When the moon was out, you could be aware of all the pieces of night—you could see all the things you didn’t see during the day, all the subtle little fragments that the world uses to join its wholes.
When you read on your Kindle, you can higlight passages you like. You know this, right?
While I use this feature when beta-reading to highlight things I think need work (adding a note) I also highlight passages that I think are writing magic.
I just finished Josh Gaylord’s When We Were Animals and oh my God did I highlight a lot of passages!
The writing is fantastic. The book tells the story of Lumen Fowler, a teenager growing up in a town where teenagers go a bit feral when they hit puberty. They run wild and naked outside during the full moon and fight and fuck with reckless abandon. But not our Lumen, at least not at first. Lumen knows that her mother never “breached”, the term for the state the teenagers enter, and neither will she.
Promises are easy to make. You utter a word or two, and it’s done. But those are magic words, too. They speak of a defined future to which you are required to adhere. They commit you beyond the length of your experience. What they do is they take away possibility. Promises are the opposite of hope.
Or what? Lumen stays inside and watches the other kids “breach”, some of them coming to her window to call her out. As her friends enter and leave the period of breaching, leaving Lumen behind, she starts to worry more and more about her place in the world.
We all have stories to tell. Our demons are sunk deep under the skin, and maybe we use stories to exorcise them—or at least know them truly.
I found When We Were Animals less compelling of a read than Gaylord’s The Reapers are the Angels (an action-packed zombie novel written under the pen name Alden Bell), and a little harder to reccommend, at least story-wise. Gaylord’s writing in the book, however, makes it an easy recommendation for people to whom the writing in a book is of equal importance to the story. I can also imagine teenagers passing this book around in school (it contains a wollopping bunch of sex and violence) and Joshua’s publisher is probably hoping that the book be banned in school, to cement its notoriety and guarantee sales.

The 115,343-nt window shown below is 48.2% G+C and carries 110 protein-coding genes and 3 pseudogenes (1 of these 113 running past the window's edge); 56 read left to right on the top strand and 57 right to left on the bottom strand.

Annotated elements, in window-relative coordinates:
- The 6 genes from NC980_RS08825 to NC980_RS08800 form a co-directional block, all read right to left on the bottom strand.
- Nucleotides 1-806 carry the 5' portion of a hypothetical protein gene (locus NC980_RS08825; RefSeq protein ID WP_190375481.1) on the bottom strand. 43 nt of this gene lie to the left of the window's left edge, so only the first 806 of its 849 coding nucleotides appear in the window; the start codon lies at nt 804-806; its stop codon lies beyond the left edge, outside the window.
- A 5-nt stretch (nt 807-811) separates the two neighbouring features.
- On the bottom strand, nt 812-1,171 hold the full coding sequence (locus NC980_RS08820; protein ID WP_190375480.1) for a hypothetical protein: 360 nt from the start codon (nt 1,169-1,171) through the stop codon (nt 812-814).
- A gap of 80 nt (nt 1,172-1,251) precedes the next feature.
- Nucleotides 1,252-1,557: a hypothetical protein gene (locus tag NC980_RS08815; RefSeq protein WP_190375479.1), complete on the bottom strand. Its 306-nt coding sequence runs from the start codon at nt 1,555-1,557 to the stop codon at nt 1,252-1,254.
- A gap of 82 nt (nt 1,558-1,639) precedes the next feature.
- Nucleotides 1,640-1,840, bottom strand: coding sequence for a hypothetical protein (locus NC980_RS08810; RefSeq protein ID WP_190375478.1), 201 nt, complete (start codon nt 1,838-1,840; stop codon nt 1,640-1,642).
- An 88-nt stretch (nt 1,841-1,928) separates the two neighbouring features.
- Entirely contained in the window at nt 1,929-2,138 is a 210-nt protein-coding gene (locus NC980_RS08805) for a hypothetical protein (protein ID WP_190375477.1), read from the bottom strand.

To look at someone’s naked body in the moonlight is to know that person in a new way. Lumpy humanity laid bare. A person stripped of all masks. For surely, I realized, that is what we do. We start with one pure and concentrated version of ourselves, then we modify and mold, we layer defense over pretense over convention. By the time we’re done getting dressed in the morning, there is little left of who we really are.
The book also focuses on Lumen’s relationship with her father, a thing that at first seems spotless and sincere, but changes as Lumen breaches.
I thought he would tell me he loved me, but I hadn’t heard that from him in a long time. When I was a little girl, he would say it routinely. He seemed compelled to say it. But the declaration had gone the way of tall tale and myth. As though the love between a father and daughter were only a childish thing. As though womanhood made obscene that which had previously been precious and perfect. And so did we all fall—and in such a way were a million Edens lost.
Lumen falls uneasily into her breach, almost as if she is a spectator of herself a she rushes into puberty, and it brings out a mean streak in her that she then tries to excorcise. We get glimpses of her as an adult and well… no.
You’ll see when you read the book.
You could fall in love with it all—and you could want, finally and truly, to set a match to it.